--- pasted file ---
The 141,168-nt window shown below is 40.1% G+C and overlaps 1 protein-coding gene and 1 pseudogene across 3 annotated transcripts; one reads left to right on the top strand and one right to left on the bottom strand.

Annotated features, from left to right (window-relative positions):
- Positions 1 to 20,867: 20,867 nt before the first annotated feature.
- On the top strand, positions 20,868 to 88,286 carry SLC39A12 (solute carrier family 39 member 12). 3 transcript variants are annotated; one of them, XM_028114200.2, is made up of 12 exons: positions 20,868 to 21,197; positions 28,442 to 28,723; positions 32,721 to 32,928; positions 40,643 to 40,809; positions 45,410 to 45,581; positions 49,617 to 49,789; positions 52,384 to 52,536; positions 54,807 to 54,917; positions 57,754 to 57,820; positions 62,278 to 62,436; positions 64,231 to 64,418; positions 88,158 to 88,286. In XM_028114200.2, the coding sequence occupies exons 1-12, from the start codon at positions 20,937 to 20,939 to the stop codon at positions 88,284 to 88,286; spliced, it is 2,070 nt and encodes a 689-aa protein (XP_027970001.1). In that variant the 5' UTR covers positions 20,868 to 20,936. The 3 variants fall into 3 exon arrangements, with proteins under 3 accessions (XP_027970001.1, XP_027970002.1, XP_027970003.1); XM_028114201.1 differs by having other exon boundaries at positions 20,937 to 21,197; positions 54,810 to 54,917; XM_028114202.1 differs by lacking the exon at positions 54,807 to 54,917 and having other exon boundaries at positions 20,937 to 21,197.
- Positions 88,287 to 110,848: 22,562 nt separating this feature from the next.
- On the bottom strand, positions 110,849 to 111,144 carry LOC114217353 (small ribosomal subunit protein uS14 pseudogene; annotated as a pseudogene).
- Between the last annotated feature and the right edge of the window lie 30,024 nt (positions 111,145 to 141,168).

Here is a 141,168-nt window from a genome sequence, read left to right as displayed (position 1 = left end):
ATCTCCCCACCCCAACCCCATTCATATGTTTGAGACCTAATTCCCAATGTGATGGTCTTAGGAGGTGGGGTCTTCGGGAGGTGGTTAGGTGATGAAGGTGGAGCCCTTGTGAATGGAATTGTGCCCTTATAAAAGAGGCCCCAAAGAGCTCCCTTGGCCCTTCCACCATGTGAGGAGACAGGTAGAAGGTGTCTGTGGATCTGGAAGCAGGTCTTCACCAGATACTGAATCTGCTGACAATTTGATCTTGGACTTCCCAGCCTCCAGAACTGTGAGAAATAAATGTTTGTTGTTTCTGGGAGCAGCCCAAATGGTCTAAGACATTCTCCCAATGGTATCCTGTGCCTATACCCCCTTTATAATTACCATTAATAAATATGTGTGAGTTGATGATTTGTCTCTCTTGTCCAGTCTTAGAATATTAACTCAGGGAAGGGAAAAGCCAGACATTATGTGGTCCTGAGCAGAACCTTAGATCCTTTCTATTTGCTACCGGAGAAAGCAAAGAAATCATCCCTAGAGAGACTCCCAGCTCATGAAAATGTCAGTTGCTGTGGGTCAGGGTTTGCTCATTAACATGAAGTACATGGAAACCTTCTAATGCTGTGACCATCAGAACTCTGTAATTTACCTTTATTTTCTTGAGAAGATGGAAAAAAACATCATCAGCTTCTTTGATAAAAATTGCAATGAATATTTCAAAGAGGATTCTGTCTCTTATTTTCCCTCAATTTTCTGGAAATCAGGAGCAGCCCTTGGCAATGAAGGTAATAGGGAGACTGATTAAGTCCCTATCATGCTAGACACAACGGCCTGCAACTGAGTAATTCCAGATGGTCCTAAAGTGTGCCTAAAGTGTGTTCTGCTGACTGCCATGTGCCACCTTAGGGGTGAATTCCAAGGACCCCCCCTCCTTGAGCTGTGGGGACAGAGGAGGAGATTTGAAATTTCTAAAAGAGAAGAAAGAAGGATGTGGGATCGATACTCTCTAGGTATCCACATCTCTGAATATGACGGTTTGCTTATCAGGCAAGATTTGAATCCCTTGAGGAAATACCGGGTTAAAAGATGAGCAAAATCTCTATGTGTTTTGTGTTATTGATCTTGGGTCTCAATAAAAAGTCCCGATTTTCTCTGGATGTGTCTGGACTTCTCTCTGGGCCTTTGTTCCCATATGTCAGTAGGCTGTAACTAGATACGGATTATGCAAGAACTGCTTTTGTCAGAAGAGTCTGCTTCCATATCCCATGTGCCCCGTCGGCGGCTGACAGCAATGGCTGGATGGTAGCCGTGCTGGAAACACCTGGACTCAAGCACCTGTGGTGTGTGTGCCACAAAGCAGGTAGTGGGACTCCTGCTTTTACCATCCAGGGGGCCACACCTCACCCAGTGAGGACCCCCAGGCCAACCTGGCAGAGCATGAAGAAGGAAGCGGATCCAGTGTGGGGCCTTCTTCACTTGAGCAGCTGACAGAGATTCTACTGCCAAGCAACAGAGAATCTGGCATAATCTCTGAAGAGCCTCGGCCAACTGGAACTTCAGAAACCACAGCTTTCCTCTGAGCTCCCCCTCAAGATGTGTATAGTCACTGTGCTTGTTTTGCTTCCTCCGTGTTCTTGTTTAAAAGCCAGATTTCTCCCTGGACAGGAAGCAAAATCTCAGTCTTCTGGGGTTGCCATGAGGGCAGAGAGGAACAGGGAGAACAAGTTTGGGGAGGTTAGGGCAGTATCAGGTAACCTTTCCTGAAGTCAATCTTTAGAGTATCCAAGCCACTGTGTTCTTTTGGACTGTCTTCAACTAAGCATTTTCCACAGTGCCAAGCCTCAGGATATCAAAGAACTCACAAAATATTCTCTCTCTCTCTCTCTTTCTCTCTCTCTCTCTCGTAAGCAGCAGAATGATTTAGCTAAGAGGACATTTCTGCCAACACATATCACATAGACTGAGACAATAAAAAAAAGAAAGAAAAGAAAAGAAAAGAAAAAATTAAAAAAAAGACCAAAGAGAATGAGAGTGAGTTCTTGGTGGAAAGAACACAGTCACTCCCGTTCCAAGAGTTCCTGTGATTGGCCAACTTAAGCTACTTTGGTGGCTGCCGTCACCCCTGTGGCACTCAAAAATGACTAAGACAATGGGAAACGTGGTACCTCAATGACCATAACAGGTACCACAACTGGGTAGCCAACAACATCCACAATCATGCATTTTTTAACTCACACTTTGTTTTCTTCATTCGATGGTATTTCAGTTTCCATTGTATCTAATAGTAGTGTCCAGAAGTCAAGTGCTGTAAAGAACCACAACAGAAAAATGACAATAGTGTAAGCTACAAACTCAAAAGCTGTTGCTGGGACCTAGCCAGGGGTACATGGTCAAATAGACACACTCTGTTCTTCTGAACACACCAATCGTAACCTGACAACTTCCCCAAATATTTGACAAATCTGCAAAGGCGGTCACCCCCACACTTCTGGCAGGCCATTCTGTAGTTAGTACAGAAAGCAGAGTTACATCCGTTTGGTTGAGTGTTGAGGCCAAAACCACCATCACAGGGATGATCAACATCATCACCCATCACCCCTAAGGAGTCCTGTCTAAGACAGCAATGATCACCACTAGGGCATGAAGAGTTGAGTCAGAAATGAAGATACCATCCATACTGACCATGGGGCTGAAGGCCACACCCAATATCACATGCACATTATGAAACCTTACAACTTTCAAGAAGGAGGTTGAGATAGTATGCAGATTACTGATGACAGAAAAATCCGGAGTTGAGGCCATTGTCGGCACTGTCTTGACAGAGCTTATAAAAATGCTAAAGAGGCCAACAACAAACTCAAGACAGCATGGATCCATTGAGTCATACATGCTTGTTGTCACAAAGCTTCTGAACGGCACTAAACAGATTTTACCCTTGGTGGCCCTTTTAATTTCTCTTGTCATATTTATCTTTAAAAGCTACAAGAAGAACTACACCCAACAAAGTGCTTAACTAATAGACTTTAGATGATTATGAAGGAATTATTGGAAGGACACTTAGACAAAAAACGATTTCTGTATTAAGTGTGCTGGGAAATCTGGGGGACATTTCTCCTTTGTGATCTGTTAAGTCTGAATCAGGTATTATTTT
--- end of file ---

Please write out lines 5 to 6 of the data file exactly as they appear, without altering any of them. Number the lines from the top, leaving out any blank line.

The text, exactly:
- Positions 88,287 to 110,848: 22,562 nt separating this feature from the next.
- On the bottom strand, positions 110,849 to 111,144 carry LOC114217353 (small ribosomal subunit protein uS14 pseudogene; annotated as a pseudogene).